|Russian battleship Borodino|
Borodino at Kronstadt, August 1904
|Career (Russian Empire)|
|Namesake:||Battle of Borodino|
|Builder:||New Admiralty Shipyard, Saint Petersburg|
|Laid down:||23 May 1900[Note 1]|
|Launched:||8 September 1901|
|In service:||August 1904|
|Fate:||Sunk at the Battle of Tsushima, 27 May 1905|
|Class & type:||Borodino-class pre-dreadnought battleship|
|Displacement:||14,091 long tons (14,317 t)|
|Length:||397 ft (121.0 m)|
|Beam:||76 ft 1 in (23.2 m)|
|Draft:||29 ft 2 in (8.9 m)|
16,300 ihp (12,155 kW)|
20 Belleville boilers
|Propulsion:||2 shafts, 2 Triple-expansion steam engines|
|Speed:||18 knots (33 km/h; 21 mph)|
|Range:||2,590 nmi (4,800 km; 2,980 mi) at 10 knots (19 km/h; 12 mph)|
2 × 2 - 12 in (305 mm) guns|
6 × 2 - 6 inches (152 mm) guns
20 × 1 - 75 mm (3 in) guns
20 × 1 - 47 mm (1.9 in) guns
4 × 1 - 15 in (381 mm) torpedo tubes
Belt: 7.64–5.7 inches (194–145 mm)
Deck: 1–2 inches (25–51 mm)
Turrets: 10 inches (254 mm)
Borodino (Russian: Бородино) was the lead ship of the her class of pre-dreadnought battleships built for the Imperial Russian Navy although she was the second ship of her class to be completed. Named after the 1812 Battle of Borodino, the ship was completed after the beginning of the Russo-Japanese War in 1904. Borodino was assigned to the Second Pacific Squadron sent to the Far East a few months after her completion to break the Japanese blockade of Port Arthur. The Japanese captured the port while the squadron was in transit and their destination was changed to Vladivostok. The ship was sunk during the Battle of Tsushima on 27 May 1905 due to explosions set off by a Japanese shell hitting a 6-inch (152 mm) magazine. There was only one survivor from her crew of 855 officers and enlisted men.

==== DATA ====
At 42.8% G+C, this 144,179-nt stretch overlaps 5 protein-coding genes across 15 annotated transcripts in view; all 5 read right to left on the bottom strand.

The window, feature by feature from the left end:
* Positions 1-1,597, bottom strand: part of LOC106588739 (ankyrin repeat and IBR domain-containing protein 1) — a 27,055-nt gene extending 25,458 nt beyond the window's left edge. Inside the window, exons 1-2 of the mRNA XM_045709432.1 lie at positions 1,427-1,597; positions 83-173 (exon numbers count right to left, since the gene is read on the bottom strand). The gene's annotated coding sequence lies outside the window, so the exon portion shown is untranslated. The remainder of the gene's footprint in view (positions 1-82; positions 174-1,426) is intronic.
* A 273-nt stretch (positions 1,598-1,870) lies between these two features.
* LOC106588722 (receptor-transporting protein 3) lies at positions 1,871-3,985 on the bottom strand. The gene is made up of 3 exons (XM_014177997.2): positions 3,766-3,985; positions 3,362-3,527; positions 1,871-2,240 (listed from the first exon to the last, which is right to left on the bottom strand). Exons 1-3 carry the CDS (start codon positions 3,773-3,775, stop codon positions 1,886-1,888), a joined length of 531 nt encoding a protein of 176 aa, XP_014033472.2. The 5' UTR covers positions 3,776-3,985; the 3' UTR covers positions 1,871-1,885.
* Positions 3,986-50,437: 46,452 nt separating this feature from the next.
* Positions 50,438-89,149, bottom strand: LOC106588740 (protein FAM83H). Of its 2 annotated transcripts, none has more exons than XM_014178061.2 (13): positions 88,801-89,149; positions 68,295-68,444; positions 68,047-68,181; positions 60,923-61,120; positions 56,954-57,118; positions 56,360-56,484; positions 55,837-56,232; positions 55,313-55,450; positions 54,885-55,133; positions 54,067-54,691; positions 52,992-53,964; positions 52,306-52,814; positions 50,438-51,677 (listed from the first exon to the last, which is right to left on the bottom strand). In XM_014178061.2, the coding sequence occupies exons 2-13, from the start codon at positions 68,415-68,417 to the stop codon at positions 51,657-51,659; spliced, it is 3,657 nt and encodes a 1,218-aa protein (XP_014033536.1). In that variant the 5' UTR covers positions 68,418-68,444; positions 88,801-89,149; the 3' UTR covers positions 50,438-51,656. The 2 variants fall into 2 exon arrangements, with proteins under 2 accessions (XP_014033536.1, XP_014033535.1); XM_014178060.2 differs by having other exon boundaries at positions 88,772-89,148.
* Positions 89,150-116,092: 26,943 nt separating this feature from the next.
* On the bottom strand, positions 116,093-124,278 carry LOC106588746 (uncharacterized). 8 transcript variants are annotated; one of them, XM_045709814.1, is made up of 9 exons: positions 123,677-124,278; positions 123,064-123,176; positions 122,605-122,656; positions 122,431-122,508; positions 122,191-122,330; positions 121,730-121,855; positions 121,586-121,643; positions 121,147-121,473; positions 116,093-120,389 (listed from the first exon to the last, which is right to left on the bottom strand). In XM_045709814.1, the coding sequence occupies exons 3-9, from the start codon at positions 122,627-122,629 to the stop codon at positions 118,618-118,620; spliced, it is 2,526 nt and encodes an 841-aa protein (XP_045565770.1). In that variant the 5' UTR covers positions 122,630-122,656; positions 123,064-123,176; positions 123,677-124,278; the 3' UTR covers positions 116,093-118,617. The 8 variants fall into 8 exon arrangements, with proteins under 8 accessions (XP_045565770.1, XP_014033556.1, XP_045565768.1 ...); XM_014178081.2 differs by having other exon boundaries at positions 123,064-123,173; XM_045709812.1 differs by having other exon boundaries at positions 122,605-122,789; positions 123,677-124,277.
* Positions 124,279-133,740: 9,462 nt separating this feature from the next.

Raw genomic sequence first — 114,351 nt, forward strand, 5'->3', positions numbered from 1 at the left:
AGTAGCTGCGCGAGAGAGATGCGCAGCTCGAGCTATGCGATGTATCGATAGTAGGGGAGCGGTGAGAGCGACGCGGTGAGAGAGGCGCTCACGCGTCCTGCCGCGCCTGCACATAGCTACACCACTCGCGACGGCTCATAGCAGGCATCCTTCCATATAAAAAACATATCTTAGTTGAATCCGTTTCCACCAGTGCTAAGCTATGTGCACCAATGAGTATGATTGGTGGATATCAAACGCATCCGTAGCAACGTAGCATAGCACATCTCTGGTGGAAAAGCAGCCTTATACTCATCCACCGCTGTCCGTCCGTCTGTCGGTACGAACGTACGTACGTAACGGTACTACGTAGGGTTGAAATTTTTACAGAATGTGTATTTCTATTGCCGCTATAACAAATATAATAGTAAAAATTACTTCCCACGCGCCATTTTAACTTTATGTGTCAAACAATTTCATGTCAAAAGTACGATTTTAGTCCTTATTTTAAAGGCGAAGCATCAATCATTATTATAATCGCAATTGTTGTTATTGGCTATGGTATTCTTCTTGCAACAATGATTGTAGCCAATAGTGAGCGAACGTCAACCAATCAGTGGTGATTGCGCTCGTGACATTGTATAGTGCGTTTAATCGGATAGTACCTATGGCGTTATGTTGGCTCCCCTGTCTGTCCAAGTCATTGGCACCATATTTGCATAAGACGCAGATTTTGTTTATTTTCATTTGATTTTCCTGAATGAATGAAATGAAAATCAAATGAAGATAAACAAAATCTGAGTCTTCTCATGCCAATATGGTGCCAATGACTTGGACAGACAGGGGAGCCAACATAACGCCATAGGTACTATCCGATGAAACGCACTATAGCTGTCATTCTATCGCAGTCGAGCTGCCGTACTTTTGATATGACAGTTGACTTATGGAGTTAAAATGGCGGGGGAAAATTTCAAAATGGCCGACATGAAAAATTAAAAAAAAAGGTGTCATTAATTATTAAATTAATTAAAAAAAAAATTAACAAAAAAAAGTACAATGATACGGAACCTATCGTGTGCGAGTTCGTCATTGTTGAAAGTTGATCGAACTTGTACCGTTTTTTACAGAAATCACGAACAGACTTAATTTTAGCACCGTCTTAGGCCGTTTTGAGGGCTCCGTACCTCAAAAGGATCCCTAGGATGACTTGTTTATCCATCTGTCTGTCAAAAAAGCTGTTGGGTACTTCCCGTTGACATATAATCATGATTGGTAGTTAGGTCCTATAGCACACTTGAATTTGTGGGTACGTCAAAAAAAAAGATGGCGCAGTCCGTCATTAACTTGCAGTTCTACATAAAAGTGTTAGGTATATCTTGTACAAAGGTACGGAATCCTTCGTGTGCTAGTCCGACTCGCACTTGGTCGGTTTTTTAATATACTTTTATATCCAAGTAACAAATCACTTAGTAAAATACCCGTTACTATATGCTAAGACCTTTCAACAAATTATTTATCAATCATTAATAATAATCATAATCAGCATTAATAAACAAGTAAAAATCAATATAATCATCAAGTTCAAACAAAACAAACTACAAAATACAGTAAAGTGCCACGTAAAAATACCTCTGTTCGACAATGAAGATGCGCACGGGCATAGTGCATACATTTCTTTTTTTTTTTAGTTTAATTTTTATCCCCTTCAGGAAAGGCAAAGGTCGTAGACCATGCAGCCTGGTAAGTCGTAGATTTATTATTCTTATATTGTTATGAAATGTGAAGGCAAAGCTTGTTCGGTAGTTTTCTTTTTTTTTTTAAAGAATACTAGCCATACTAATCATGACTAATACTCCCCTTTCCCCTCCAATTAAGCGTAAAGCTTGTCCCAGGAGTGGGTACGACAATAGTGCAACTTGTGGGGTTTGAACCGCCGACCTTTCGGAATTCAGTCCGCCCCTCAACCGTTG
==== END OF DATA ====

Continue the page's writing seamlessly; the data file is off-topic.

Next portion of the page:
Borodino was 389 feet 5 inches (118.7 m) long at the waterline and 397 feet (121.0 m) long overall, with a beam of 76 feet 1 inch (23.2 m) and a draft of 29 feet 2 inches (8.9 m), 38 inches (965 mm) more than designed. Her normal displacement was 14,091 long tons (14,317 t), over 500 long tons (508 t) more than her designed displacement of 13,516 long tons (13,733 t). Her intended crew consisted of 28 officers and 754 enlisted men, although she usually carried 826–46 crewmen in service.
The ship was powered by two four-cylinder vertical triple-expansion steam engines, each driving one three-bladed propeller, using steam generated by 20 Belleville boilers. Unlike her sisters, the engines and boilers were both built by the Franco-Russian Works and the boilers provided steam to the engines at a pressure of 19 standard atmospheres (1,925 kPa; 279 psi). The engines were rated at 16,300 indicated horsepower (12,200 kW) and designed to reach a top speed of 18 knots (33 km/h; 21 mph). They produced, however, only 15,012 ihp (11,194 kW) on her builder's sea trials on 23 August 1904 and gave an average speed of 16.2 knots (30.0 km/h; 18.6 mph). At full load she carried 1,350 long tons (1,372 t) of coal that provided her a range of 2,590 nautical miles (4,800 km; 2,980 mi) at a speed of 10 knots (19 km/h; 12 mph).